May 31, 2017 FPI | Is Georgia's Tomato Business Rotten?!
31 May 2017

By the end of May, ISET’s Retail Food Price Index increased by 5.5% y/y (compared to May 2016); on a monthly basis (compared to April 2017), retail food prices slightly decreased, by 0.4%. The largest bi-weekly price changes were recorded for seasonal food products such as fresh fruit and vegetables. Prices dropped the most for tomatoes (-28%), garlic (-21%), and cucumber (-8.3%). Prices increased the most for cabbage (23.3%), potatoes (17.7%), and greens (14.3%).


Compared to the previous month, tomatoes became cheaper: the average price of 1 kg of tomatoes went down, from 3.65GEL to 3.34GEL. While price declines in the fresh produce category are always expected at this time of the year, tomatoes are also trading below last year’s prices.

The first factor worth noting is that Russia placed limits on Turkish imports in December 2015. Before the sanctions, Turkish tomatoes accounted for around 50% of the tomatoes consumed in Russia. Suffering from Russia’s wrath over Turkish products, tomato (one of the main Turkish agricultural export products) producers in Turkey shifted their supply to other markets, including Georgia. As a result, Turkish tomato imports almost doubled in April-May 2016 (compared to April-May 2015).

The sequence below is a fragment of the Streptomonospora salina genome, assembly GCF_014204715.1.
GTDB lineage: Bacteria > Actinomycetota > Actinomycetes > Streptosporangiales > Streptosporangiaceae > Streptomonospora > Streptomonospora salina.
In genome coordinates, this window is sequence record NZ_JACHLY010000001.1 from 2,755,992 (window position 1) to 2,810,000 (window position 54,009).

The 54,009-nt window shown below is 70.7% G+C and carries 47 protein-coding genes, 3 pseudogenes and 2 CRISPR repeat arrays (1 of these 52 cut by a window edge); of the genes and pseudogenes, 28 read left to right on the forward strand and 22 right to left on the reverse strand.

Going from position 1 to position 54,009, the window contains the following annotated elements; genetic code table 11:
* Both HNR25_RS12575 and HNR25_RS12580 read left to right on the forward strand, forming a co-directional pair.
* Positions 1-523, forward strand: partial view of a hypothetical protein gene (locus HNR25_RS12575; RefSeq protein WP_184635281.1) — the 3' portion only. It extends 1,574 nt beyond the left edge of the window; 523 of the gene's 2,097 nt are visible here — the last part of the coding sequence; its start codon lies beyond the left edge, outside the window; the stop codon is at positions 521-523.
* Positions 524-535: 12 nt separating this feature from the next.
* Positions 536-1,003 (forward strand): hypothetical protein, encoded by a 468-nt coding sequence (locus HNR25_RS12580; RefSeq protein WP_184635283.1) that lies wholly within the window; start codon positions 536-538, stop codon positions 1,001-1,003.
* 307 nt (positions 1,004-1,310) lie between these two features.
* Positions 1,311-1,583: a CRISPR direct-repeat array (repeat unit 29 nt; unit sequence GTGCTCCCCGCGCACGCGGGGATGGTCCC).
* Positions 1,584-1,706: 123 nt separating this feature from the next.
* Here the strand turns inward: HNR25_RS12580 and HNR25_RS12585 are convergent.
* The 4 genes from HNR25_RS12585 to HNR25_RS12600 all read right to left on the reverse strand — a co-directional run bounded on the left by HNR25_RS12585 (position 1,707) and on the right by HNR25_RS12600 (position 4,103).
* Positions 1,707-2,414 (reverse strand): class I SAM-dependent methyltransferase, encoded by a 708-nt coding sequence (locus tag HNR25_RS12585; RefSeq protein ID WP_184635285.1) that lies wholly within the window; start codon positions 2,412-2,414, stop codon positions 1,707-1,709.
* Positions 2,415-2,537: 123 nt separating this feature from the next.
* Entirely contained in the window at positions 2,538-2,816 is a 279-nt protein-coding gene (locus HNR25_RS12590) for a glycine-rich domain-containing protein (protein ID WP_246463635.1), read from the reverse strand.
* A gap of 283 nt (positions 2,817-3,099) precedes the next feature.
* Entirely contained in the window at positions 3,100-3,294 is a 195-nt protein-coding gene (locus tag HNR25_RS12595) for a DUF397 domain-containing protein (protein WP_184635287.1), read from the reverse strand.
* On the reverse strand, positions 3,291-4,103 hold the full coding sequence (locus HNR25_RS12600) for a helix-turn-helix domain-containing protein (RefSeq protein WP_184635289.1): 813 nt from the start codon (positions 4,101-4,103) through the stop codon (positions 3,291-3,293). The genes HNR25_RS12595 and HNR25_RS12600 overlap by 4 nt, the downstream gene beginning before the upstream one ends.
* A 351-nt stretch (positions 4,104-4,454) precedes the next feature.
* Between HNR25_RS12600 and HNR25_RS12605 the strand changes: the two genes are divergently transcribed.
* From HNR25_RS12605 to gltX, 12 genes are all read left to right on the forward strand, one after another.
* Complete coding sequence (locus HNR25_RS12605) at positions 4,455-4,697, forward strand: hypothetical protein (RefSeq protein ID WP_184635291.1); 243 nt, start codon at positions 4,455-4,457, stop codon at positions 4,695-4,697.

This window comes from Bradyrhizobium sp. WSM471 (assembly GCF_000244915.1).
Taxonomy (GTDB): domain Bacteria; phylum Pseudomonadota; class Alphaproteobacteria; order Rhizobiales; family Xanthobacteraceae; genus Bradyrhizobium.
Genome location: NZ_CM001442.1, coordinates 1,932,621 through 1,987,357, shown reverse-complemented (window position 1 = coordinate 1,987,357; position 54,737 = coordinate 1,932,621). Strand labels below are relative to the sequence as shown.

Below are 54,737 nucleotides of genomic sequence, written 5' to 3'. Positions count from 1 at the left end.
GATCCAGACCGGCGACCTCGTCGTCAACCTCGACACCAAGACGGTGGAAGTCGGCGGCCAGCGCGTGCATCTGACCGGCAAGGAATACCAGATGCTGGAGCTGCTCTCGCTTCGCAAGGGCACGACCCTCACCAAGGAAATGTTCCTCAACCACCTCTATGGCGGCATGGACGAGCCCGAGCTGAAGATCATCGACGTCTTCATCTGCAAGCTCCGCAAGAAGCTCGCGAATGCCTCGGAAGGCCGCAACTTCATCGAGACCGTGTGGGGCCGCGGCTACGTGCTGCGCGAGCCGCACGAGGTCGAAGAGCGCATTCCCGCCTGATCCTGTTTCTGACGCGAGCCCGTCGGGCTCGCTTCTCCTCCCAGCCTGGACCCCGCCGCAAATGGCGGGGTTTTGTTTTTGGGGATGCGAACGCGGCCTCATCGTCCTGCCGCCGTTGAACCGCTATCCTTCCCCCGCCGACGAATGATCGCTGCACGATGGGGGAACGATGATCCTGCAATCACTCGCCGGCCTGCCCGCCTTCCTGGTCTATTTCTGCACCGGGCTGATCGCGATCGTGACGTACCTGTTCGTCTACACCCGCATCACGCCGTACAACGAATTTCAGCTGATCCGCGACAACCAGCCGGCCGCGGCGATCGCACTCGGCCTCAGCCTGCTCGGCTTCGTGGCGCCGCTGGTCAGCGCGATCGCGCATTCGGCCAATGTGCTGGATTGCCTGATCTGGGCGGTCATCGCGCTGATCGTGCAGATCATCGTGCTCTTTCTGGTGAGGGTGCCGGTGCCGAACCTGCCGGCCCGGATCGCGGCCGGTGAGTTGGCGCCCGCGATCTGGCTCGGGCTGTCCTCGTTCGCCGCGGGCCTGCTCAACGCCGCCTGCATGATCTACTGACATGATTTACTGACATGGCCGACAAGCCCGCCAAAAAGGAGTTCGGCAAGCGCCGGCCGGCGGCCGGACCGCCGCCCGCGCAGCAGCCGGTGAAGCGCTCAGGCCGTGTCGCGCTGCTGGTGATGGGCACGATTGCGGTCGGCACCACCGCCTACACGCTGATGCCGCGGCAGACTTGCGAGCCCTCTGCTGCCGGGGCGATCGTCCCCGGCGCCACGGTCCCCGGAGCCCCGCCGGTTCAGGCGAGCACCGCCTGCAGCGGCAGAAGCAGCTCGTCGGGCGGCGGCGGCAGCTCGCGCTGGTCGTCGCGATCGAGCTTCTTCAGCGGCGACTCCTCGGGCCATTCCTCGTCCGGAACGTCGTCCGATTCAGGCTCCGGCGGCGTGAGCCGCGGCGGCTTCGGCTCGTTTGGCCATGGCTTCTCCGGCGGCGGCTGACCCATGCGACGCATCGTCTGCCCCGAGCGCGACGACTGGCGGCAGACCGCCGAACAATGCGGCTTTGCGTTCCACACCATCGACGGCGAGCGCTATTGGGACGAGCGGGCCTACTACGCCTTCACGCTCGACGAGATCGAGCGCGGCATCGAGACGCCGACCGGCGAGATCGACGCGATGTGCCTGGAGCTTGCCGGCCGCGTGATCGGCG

But the story does not stop there. Recently, Russia agreed to lift some trade sanctions against Turkey, but the tomato ban still stayed in place. Russian Prime Minister Dmitry Medvedev explained that Russia has made major investments in local tomato production, and therefore the country wants to “preserve investments made in the sector that should not come to nothing.

Returning to Georgia’s retail markets, this year tomatoes are even cheaper than they were last year (figure2). While Georgian consumers can take advantage of cheaper tomatoes, this is not good news for Georgian tomato producers. They might not be ready to compete with cheaper Turkish tomatoes unless they differentiate their product quality.